Google, HTC and T-Mobile officially unwrapped the first Android handset. While it’s a smart handset on its own, the real highlight is of course the Android operating system and the many and varied applications that it’s going to provide through the integrated Android Marketplace.
To ensure that the store is well stocked with clever software to play with once the first Android phones actually reach the shelves, Google has held a competition for Android developers, offering oodles of cash and early access to more advanced versions of the SDK to help developers on their way. We’ve had a sift through to find ten of the best, most imaginative apps that’ll draining your handset battery faster than a free bar at an office party:
1. TuneWiki – Part handset karaoke game, part social networking tool and part GPS toy; TuneWiki syncs music and music videos with on-screen lyrics and even translates them to other languages. At the same time you can share information (but not tunes themselves) with your friends.
You can also navigate a map to see what other users are listening to. Find out whether that angry looking metal head up the train is secretly bopping to Abba and then incur his wrath by whistling ‘Dancing Queen’ at him.
The software will also create charts of top songs by individual locations, countries, states or cities.
2. Maverick – There are so many different IM, chat, micro-blogging and small-scale social networking tools around that it’s royal pain to keep using individual programs for each, especially so on a mobile device. Maverick is designed to cut though all that, by offering a single platform to chat, email and publish blog content.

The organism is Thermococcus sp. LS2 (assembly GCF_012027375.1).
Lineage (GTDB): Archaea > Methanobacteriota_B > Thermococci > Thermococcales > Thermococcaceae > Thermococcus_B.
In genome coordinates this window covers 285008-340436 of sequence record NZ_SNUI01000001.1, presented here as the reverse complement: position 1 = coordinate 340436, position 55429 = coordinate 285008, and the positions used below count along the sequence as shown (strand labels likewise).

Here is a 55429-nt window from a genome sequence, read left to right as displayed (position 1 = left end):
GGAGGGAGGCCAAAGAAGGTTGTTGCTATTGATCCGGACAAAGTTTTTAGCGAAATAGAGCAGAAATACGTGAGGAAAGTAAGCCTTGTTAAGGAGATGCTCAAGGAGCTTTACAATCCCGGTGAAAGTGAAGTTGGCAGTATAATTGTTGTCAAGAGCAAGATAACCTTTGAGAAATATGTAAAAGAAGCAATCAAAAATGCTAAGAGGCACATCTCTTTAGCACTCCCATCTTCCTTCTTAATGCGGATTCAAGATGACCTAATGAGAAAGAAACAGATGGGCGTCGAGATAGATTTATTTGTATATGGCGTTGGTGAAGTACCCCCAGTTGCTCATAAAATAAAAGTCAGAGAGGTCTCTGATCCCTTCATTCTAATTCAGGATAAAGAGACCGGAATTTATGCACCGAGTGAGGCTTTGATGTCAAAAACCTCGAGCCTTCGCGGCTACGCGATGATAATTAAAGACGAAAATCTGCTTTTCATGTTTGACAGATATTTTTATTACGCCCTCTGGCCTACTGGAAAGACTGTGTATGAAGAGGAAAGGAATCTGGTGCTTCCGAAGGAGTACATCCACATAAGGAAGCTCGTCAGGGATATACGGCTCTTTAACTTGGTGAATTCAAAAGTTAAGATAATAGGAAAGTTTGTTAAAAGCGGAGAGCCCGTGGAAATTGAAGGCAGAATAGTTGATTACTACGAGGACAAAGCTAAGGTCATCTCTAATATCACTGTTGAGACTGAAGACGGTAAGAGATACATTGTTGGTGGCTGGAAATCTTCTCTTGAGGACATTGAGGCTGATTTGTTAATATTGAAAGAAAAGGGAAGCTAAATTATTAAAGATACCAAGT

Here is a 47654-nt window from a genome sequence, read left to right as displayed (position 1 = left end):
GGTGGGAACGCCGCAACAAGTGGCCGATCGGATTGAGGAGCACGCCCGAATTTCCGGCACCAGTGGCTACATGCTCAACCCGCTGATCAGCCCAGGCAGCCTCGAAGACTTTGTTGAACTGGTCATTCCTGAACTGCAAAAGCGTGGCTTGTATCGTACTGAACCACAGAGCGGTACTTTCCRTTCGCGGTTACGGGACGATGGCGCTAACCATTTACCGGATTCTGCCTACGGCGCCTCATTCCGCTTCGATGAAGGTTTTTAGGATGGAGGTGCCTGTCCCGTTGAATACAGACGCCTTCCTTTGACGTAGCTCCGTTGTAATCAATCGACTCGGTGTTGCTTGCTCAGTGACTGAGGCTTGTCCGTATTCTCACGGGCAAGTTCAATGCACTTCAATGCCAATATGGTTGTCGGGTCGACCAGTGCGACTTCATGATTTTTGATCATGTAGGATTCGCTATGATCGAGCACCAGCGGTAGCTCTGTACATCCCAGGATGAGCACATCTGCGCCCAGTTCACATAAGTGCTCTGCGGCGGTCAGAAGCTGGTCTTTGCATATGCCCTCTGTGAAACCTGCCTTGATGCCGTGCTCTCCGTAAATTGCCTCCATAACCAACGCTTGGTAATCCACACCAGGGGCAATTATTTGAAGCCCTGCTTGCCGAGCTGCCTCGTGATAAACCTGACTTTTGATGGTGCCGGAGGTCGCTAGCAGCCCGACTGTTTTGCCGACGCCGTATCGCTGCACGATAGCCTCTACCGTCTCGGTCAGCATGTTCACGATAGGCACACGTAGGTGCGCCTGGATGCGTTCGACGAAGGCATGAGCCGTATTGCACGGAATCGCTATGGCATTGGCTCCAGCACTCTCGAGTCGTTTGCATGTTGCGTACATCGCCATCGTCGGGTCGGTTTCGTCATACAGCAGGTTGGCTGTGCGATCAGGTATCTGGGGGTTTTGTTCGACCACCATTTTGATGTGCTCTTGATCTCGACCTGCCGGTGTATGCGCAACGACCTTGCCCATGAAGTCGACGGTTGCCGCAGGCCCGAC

You can also share multimedia content including audio clips, photos and drawings directly though IM. It will also notify you when you receive an email in Gmail.
3. PocketJourney – Taking a trip to a new city? Don’t want to tap up the local tourist office and lug a map around? No problem. PocketJourney will give you location specific ‘geoclips’ from tour guides and enthusiastic users to help you on your way. These might involve text, audio or video.
Sounds great for tourists, but we’re intrigued to know whether other storytellers could get more creative with the technology, using the same location-specific system to set out elaborate treasure hunts and guided narratives turning the urban sprawl you thought you knew like the back of your hand into mysterious adventures.
4. LifeAware – No one likes the idea of Big Brother being able to track your every move. However, it would be bloody handy to know when your mate has walked into the pub next door. LifeAware will allow fellow Android users to get updates when their contacts come within a certain range. You can also set zones that alert you when a friend enters or leaves.
Okay, it’s a little creepy and not something that you EVER let your boss, your co-workers or your wife anywhere near. Still neat though.
5. GolfPlay – One for the golfing fans out there, GolfPlay is a personal tool for managing personal golfing statistics, comparing your skills with others and finding out more information about a course you’re playing. GPS mapping will give you an overview of the course too with hole data and statistics.